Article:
• The described transformation of the requests also allows the request to be stored. If the mobile system can not be reached, the request can then be sent to the system at a later time or it can be answered from already existing data if the actuality of the data is sufficient. Bundling requests to minimize communication is also possible.
  • The MU can also communicate with other MUs from other systems to seamlessly integrate mobile systems from other companies. The MU thus acts as a proxy to other MUs, which enables cross-company standard processes. The context information is also exchanged, for the standard processes there is no difference between own and foreign mobile systems. The installation of software components on third-party mobile systems to implement required functions for the standard processes, as described in the next paragraph, is basically possible.
  • However, the management unit can take on additional tasks within the framework of the infrastructure. It can thus provide a data repository for context building, sensor communication and other extensions that can be used by the mobile systems. For this purpose, a local infrastructure is also needed on the mobile systems, which requires the dynamic reloading of required modules, for example. B. for processing further sensor data allowed. One option is the OSGi platform (http://www.osgi.org).
  • Based on the principles described above, in the most complex case, ie the context-driven integration of mobile systems into standard processes, the procedure proceeds as follows:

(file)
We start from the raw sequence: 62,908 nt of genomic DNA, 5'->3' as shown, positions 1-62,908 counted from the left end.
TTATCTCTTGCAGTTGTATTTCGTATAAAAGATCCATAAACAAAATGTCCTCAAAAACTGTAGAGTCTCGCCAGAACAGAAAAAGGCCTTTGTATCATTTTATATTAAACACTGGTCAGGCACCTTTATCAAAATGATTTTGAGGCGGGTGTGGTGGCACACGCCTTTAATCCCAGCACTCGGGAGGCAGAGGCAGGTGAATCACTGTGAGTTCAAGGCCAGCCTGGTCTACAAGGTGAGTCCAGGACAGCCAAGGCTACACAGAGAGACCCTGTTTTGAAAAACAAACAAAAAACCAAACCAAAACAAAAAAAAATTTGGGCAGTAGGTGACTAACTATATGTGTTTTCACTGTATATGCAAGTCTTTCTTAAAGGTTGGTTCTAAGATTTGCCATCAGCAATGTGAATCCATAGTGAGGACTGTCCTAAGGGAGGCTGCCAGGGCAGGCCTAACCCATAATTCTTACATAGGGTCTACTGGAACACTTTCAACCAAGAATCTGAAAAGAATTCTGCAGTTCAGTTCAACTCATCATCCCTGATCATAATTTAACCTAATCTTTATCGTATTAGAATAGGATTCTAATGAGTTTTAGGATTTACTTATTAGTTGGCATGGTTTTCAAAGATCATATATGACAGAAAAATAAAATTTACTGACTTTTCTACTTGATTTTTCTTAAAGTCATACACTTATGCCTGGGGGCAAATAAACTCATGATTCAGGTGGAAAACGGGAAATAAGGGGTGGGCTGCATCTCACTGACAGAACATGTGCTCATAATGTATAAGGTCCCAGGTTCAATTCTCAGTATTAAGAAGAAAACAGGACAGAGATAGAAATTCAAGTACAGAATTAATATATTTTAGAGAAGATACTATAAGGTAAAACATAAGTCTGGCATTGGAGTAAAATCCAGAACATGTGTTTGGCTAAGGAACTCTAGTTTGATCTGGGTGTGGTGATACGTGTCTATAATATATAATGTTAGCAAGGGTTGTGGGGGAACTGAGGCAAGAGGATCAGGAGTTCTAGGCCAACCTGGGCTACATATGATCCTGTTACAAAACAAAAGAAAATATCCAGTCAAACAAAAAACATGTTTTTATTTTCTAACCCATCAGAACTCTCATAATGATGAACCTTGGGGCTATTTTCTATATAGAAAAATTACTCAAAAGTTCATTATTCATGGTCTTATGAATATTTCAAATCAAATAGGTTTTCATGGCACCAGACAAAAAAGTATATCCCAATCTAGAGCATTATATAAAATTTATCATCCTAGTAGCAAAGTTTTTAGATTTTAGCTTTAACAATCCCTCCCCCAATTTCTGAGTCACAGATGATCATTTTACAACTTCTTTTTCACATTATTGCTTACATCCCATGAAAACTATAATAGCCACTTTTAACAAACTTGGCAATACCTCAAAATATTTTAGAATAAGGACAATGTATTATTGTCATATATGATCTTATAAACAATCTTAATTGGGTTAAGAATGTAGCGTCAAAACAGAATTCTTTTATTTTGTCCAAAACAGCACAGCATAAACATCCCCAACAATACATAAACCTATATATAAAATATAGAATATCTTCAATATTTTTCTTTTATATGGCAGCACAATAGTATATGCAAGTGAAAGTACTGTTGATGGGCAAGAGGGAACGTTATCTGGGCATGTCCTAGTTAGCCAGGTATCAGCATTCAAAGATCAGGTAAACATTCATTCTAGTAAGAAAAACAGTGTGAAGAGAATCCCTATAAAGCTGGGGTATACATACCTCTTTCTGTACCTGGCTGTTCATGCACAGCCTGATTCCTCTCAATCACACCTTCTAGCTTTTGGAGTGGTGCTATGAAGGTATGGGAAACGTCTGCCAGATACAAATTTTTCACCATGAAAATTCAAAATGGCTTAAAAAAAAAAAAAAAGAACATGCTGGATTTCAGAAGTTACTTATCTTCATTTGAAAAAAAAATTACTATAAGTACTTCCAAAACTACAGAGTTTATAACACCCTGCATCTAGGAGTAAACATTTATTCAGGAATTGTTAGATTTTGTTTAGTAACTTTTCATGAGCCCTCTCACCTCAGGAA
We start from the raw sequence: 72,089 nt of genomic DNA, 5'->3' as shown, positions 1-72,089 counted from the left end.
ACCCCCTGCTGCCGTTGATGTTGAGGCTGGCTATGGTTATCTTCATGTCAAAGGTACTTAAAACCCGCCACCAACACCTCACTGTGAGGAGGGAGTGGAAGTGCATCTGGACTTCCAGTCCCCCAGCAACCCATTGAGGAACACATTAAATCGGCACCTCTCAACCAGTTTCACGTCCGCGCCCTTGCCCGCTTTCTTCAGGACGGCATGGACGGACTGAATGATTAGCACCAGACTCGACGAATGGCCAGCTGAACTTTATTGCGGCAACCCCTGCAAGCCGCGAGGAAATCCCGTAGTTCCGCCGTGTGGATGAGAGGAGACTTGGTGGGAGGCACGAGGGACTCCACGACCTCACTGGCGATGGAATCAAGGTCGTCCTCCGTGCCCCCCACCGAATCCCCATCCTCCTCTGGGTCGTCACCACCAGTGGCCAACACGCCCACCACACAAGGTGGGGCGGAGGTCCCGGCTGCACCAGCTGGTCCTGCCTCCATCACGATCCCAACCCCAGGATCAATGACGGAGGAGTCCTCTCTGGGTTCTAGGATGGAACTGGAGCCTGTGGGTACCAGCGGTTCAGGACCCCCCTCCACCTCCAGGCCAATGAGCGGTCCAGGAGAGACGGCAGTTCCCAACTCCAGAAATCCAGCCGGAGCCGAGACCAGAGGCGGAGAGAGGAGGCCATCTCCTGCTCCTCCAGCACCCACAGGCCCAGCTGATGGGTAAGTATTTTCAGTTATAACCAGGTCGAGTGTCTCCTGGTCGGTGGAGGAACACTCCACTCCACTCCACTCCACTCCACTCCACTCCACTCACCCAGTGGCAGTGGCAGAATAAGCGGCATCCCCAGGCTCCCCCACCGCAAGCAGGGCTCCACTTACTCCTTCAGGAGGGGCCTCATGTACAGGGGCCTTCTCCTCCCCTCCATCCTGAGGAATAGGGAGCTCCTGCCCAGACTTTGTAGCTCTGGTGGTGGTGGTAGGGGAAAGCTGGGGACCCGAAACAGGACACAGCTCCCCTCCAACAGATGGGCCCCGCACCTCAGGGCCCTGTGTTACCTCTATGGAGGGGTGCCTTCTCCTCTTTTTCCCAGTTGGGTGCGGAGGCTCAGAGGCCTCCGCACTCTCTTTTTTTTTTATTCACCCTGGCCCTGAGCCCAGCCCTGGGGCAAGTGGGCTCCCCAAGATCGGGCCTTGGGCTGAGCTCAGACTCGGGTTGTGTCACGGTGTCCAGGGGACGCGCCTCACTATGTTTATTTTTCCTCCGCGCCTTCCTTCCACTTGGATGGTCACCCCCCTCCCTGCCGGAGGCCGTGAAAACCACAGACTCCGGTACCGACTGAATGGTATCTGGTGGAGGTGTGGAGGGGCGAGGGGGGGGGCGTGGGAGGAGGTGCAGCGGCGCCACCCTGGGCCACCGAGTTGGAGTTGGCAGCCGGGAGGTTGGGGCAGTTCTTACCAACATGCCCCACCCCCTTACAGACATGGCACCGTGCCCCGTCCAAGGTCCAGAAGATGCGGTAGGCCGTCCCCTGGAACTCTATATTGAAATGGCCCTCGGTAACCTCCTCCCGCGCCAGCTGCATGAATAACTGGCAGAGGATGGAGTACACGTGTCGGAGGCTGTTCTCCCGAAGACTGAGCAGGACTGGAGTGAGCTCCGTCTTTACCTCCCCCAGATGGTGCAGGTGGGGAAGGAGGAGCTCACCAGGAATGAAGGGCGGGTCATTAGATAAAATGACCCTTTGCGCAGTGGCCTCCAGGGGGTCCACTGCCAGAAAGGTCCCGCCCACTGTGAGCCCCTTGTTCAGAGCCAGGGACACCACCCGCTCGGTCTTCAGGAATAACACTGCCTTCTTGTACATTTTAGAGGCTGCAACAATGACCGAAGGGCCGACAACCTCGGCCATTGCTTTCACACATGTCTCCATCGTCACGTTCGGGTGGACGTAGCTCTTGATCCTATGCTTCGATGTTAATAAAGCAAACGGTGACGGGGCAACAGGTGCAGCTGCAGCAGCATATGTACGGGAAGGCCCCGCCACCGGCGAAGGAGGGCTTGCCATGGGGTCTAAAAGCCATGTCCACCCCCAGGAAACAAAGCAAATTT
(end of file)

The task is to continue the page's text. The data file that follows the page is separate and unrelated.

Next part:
• 1, the mobile system (MS) powers up and determines the initial context, ie context information that is immediately accessible to the system, such as: Location, time, values of machine sensors, such as level of tanks. The 3 shows elements of a possible initial context in the three upper rectangles.
    • 2 This initial context is passed to the infrastructure, specifically the central context server (CCS)
    • 3 The following happens in the infrastructure: 3.1 The Central Enrichment Service (CES) enriches the context. Examples are the evaluation of the machine condition by the specialist logic of the machine manufacturer, information about nearby objects. 3 shows such an extended context. 3.2 The Process Retrieval Service (PRS) searches for suitable standard processes (fittingly: suitable according to ontology entries and values of the incoming context and the assignment of ContextItemTypes to standard processes) and enters these into the context. This is in 4 shown. 3.3 Where appropriate, contextual information needed for the final determination of a standard process will be included in the context. So it is conceivable that information from other sensors are necessary to fully describe the state of a machine.